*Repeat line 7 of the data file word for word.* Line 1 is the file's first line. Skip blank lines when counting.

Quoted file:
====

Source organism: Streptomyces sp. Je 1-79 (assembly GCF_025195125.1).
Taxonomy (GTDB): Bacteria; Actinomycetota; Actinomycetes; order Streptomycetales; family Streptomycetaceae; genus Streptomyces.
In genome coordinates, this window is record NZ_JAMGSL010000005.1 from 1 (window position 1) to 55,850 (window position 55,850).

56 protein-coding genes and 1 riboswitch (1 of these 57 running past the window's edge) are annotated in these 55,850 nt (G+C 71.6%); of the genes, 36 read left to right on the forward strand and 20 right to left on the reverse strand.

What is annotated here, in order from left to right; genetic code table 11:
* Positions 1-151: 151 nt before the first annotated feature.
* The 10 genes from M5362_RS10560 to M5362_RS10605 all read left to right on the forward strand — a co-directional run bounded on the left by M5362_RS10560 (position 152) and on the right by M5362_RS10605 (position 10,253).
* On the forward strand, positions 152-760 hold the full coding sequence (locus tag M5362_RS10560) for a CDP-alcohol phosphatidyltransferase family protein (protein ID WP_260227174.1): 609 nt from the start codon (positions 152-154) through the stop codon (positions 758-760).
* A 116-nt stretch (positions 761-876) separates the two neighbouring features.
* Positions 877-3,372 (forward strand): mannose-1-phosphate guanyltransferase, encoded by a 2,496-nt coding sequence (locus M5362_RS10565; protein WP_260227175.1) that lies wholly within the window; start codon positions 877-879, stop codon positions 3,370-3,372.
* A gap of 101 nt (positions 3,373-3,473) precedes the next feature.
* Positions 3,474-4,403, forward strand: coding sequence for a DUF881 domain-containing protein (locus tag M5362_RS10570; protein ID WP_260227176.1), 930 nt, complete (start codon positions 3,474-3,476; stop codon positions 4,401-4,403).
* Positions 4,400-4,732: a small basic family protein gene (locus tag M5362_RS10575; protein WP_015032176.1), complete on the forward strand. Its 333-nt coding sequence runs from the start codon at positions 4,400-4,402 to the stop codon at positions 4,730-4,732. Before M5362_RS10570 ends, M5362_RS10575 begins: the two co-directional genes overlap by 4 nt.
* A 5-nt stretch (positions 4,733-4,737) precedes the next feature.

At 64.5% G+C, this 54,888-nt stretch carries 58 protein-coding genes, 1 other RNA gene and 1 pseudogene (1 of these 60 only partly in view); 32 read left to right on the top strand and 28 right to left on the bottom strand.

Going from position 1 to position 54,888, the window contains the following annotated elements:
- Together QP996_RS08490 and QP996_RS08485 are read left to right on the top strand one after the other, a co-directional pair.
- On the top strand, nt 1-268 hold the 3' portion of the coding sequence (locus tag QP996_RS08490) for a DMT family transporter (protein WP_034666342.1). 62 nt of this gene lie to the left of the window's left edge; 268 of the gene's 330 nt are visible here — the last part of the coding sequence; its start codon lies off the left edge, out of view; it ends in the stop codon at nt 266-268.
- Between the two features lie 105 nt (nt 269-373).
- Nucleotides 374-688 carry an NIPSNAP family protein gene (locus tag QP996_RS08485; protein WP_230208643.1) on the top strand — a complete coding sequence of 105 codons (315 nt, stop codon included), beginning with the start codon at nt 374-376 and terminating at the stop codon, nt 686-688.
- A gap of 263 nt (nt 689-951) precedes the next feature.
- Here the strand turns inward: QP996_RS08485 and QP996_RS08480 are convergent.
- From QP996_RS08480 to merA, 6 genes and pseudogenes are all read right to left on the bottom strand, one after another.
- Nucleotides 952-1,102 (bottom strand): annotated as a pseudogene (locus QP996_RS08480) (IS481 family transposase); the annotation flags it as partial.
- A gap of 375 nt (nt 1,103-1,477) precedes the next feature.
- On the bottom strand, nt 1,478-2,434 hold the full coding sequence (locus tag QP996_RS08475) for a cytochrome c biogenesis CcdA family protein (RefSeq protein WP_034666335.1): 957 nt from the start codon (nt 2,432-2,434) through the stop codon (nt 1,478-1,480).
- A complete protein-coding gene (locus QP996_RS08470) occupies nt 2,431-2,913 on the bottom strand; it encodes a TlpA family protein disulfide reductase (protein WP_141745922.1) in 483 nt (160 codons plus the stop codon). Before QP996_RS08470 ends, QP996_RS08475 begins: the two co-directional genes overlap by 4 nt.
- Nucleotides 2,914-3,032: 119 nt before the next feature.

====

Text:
* The 10 genes from M5362_RS10560 to M5362_RS10605 all read left to right on the forward strand — a co-directional run bounded on the left by M5362_RS10560 (position 152) and on the right by M5362_RS10605 (position 10,253).